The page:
The Department requires the person responsible for the remediation to post financial assurance in an amount equal to or greater than the cost estimate to operate, maintain and inspect all engineering controls at a site over the life of the permit. The options for financial assurance include a remediation trust fund, environmental insurance policy, line of credit, letter of credit or self-guarantee (each in accordance with specific requirements). There are several notable exemptions to the requirement to post financial assurance including, but not limited to: (i) persons who are not otherwise liable for cleanup and removal costs under the Spill Act who purchased the site prior to May 7, 2009, and are remediating or remediated the site pursuant to the so-called innocent purchaser defense provisions of the Spill Act, and (ii) the owner or operator of a small business who is responsible for performing a remediation at his or her business property. Persons responsible for the remediation should consider consulting their LSRP or attorney to discuss whether these or other exemptions may be available.
- How much is it? The financial assurance amount shall be the amount equal to or greater than the cost estimate to operate, maintain and inspect all engineering controls at the site over the life of the permit, which may be up to 30 years.
- When is it due? The financial assurance must be established when the RAP is issued and then adjusted, as necessary, every two years until the Department terminates the permit.
The person responsible for conducting the remediation shall pay the Department’s oversight costs, if any. Importantly, a person shall not receive a final remediation document (i.e., No Further Action letter or RAO) until such oversight costs have been paid in full.
- How much is it? It varies depending upon how complicated the remediation may be and how diligent the Department staff is at recording their time, and is further a function of the Department staff hourly rates and other eligible costs. Oversight cost invoices sometimes come as a shock since they may reflect substantial charges (i.e., tens of thousands of dollars), which may have accrued over several years.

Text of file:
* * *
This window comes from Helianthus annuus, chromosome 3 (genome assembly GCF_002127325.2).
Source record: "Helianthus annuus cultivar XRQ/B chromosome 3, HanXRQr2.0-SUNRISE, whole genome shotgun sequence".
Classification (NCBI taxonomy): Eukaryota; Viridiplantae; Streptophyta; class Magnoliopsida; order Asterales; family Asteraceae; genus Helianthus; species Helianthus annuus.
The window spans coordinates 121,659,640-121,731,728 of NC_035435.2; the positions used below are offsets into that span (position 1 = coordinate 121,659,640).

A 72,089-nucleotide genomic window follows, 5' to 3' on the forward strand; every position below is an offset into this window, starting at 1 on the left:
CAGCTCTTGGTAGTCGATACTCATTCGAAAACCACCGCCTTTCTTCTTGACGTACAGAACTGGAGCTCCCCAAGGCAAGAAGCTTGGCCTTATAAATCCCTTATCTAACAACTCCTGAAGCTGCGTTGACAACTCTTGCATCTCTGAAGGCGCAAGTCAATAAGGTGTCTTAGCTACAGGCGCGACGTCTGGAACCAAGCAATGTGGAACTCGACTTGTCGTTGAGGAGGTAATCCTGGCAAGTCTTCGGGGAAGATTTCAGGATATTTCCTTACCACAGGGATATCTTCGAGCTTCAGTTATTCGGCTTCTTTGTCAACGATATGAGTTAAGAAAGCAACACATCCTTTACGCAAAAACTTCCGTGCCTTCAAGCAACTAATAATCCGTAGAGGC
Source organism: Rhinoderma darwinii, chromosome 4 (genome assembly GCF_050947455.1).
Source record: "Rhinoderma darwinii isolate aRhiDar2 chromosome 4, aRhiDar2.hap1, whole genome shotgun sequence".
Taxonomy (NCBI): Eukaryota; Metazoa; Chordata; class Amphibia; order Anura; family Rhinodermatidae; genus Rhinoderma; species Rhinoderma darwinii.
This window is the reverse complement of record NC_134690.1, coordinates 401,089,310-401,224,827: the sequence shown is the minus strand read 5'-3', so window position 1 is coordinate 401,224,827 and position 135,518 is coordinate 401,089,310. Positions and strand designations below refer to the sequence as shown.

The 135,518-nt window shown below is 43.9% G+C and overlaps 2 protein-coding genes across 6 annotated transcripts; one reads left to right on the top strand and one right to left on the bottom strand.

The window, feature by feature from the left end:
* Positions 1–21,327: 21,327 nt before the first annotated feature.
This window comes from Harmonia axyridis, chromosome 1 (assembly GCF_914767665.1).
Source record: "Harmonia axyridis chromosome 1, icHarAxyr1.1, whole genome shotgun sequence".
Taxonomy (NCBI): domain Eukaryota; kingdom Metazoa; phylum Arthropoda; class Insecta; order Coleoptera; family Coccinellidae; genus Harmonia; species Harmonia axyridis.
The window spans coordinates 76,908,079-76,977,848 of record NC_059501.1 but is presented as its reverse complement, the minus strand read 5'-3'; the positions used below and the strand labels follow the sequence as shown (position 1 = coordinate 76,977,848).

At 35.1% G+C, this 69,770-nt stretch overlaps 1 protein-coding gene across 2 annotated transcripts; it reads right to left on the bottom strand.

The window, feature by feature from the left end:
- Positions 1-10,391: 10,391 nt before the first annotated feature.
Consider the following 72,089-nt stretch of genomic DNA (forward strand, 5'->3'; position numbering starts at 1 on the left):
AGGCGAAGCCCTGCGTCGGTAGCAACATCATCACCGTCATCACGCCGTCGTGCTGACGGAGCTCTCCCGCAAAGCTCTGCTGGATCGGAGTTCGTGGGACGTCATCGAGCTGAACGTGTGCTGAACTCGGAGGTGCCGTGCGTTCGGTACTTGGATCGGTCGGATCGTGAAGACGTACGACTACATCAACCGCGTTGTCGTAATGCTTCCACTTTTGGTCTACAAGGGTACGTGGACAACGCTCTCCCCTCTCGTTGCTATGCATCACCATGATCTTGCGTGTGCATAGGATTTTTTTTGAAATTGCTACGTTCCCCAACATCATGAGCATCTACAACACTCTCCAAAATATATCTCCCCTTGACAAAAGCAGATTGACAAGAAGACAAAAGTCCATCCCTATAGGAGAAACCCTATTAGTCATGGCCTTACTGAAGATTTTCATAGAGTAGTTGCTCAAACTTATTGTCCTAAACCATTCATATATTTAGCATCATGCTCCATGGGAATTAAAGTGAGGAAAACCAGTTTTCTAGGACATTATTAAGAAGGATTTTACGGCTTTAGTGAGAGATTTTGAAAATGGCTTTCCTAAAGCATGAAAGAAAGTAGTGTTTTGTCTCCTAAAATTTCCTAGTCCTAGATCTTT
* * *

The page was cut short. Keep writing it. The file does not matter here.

- When is it due? All oversight cost invoices include a due date. If the oversight cost charges are not paid, the charges will accrue interest and may subject the person responsible for payment to enforcement (including the payment of penalties), may result in a lien on all real and personal property of the person responsible (including a first priority lien on the subject site), and could prevent the issuance of a final remediation document.
Remediation Funding Source
A person responsible for conducting remediation at a site pursuant to the Industrial Site Recovery Act (“ISRA”) or a Spill Act directive or order is required to establish and maintain a remediation funding source.
- How much is it? The funding source amount is the amount equal to or greater than the cost to implement the remediation as determined by the LSRP. The funding source amount may exclude the estimated cost to operate, maintain and inspect engineering controls or such other amount as may be prescribed by order, directive or agreement with the Department.
- When is it due? The funding source must be established within (i) 14 days after the approval of a Remedial Action Workplan, (ii) upon submission of a Remediation Certification, or (iii) as may be prescribed by order or directive.
Remediation Funding Source Surcharge
A person who is required to maintain a remediation funding source – with the exception of a self guarantee funding source – is also required to pay an annual remediation funding source surcharge.
- How much is it? The remediation funding source surcharge is equal to one (1) percent of the remediation funding source.
- When is it due? The surcharge is due annually until such time that a final remediation document for all AOCs have been issued.
Keep an eye out for the next Environmental Law Alert covering additional elements of the SRRA and ARRCS.